#5

Besides having a personal best performance from the always-fantastic Michael Shannon that haunts me to this day, Jeff Nichols' Take Shelter is a masterful slow burn descent into paranoia and fear. Shannon's Curtis has dreams of a big apocalyptic storm coming and decides that these dreams in their intensity and recurrence might actually be premonitions, so he takes steps to build a shelter in the backyard of his family's home. Jessica Chastain is fantastic--as expected--as Curtis' wife Samantha who is confused and feeling powerless at her husband's state. Like another indie powerhouse this year, Martha Marcy May Marlene, Take Shelter has an incredible ending that has polarized audiences. While I found the former's ending infuriating, I found the latter's a perfectly ambiguous (in explanation) cap to a film that had spun one hell of a siren's song on me.

Trailer:


#4

I may be a bit biased in how high this film placed on the list because I am a fairly die-hard Lars von Trier fan. Despite idiotic remarks at press conferences I find the man to be quite a genius filmmaker. After the painfully beautiful opening 10 minutes of this film I knew it had already cracked the list. The film following that opening is flawed, but my goodness what an ambitious and moving piece of work. My interpretation of the film is that the first half--titled Justine after Kirsten Dunst's character--is about struggling with depression amongst those who can't understand it and just aggravate your situation. The second half is about two different people in different stages of depression: Charlotte Gainsbourg's Claire who is just beginning her descent and acceptance, and Kirsten Dunst's Justine who is near-catatonic and living deep down in her dark hole. Besides that story and the blatant but beautiful metaphor of "Planet Melancholia," the film is beautifully shot, scored, and paced. Some have complained that it feels bloated, but I challenge them to cut out even a single scene or shot from the whole.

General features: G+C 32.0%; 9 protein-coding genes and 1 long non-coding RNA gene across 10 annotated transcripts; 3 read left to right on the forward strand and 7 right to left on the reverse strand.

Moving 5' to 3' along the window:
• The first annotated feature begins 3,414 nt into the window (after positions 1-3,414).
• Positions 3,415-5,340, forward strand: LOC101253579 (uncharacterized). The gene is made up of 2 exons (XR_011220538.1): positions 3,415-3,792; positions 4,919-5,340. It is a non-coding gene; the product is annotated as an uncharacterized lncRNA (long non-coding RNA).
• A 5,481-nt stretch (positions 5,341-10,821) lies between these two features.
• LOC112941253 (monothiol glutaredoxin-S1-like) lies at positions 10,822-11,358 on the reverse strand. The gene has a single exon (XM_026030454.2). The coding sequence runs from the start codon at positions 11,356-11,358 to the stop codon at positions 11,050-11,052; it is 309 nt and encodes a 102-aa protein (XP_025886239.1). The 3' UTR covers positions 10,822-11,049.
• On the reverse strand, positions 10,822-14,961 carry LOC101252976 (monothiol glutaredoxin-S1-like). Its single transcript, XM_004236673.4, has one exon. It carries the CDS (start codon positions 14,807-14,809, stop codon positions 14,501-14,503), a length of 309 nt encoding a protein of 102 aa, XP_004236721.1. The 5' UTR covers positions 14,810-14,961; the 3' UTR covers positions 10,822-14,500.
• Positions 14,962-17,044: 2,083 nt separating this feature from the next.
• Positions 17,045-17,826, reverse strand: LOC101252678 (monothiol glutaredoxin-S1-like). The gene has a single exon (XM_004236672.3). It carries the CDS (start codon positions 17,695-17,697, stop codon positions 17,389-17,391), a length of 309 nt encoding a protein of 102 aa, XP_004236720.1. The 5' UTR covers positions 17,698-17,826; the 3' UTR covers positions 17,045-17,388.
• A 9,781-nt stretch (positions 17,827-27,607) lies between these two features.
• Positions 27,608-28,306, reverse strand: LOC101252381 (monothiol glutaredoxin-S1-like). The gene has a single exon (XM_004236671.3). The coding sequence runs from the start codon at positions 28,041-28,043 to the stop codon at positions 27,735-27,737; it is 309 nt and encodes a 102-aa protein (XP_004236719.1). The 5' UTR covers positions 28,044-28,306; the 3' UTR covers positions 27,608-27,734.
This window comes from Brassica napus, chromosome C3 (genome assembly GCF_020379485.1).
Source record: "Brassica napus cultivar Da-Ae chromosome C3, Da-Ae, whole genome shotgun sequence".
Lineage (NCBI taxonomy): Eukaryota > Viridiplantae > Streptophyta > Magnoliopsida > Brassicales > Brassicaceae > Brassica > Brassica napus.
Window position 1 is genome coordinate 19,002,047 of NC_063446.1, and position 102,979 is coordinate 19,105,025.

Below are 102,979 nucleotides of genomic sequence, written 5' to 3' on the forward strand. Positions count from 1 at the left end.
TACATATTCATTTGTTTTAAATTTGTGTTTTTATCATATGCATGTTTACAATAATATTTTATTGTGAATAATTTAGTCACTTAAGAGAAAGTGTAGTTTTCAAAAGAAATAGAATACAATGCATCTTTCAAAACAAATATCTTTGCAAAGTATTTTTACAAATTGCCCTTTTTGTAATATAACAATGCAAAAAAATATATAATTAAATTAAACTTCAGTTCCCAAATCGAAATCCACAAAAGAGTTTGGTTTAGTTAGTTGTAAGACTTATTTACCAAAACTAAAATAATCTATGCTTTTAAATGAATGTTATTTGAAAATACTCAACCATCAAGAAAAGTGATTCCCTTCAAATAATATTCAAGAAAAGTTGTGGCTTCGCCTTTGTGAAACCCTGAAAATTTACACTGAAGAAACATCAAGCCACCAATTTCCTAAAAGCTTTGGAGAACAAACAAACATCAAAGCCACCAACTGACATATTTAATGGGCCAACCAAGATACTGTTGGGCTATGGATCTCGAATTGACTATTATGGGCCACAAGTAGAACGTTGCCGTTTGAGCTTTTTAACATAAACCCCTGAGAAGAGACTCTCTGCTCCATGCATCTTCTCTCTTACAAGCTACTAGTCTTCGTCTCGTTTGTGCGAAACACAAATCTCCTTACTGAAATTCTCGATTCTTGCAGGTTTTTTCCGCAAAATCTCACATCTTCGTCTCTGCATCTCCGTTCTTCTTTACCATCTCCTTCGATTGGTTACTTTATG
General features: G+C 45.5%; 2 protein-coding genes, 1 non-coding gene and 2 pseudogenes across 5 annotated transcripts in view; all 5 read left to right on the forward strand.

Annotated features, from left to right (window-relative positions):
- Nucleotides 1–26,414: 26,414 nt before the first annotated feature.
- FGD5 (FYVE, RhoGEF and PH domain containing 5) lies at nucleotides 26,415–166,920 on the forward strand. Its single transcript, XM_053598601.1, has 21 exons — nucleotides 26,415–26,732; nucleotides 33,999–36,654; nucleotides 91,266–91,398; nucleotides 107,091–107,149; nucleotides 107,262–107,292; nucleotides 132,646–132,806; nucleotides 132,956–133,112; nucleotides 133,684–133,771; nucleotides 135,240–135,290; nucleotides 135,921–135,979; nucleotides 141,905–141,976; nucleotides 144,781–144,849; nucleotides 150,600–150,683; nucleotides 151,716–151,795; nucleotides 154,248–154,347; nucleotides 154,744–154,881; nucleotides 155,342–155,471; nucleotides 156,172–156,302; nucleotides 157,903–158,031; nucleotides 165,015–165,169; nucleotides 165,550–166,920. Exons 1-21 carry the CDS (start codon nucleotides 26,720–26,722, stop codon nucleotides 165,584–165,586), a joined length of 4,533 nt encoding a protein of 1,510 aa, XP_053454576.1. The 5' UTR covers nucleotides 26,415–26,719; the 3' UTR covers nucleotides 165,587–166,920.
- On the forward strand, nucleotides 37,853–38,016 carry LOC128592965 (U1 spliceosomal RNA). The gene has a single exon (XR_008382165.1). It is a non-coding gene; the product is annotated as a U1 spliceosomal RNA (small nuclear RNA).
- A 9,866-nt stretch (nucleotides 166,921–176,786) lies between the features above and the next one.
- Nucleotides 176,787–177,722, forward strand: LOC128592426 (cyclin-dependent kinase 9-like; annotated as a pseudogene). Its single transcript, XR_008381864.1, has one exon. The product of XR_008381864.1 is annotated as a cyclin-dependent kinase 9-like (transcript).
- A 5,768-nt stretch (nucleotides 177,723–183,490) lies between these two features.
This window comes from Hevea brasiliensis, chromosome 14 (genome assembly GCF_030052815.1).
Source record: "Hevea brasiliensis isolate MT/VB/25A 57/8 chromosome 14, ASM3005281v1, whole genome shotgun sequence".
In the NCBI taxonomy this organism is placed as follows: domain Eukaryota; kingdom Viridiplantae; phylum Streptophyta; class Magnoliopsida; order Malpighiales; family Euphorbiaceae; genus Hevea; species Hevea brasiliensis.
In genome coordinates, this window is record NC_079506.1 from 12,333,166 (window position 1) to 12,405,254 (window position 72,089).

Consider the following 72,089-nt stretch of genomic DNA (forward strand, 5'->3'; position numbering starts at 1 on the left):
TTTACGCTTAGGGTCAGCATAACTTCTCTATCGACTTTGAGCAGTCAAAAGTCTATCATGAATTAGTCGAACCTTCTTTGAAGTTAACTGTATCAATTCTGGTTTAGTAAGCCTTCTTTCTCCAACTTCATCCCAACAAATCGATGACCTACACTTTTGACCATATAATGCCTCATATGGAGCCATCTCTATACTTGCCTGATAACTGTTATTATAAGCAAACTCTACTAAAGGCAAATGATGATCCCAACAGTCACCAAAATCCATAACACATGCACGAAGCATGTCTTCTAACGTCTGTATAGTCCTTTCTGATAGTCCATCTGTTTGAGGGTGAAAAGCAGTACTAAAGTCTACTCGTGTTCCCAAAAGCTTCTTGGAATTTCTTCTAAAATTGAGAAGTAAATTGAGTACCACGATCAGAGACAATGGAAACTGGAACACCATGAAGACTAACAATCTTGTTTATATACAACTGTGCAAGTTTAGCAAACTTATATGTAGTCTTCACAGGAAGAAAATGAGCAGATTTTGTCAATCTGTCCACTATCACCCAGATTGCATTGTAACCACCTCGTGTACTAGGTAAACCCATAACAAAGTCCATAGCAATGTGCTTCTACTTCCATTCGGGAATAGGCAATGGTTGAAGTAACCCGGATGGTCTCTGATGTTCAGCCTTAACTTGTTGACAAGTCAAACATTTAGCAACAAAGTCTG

Trailer:



#3

When I walked out of Drive and into the night, I remember I called all of my best friends and told them that as soon as the film opens they HAVE to see it. Drive is by far the most fun I've had at the movies all year, and it's also just a staggeringly unique and well-made piece of work. I think the acting is fine here, but the film really is about Winding Refn's vision, and it is perfectly executed. A score that will surely stay on my iPod for years to come, shots that still linger in my mind, and structure and pacing that is so perfect the film is over seemingly before it even began. I have a feeling that 20 years from now the new generation of filmmakers are going to cite this film as major inspiration to them. It's new, exciting, fresh, and surely a new classic of action and art-house cinema.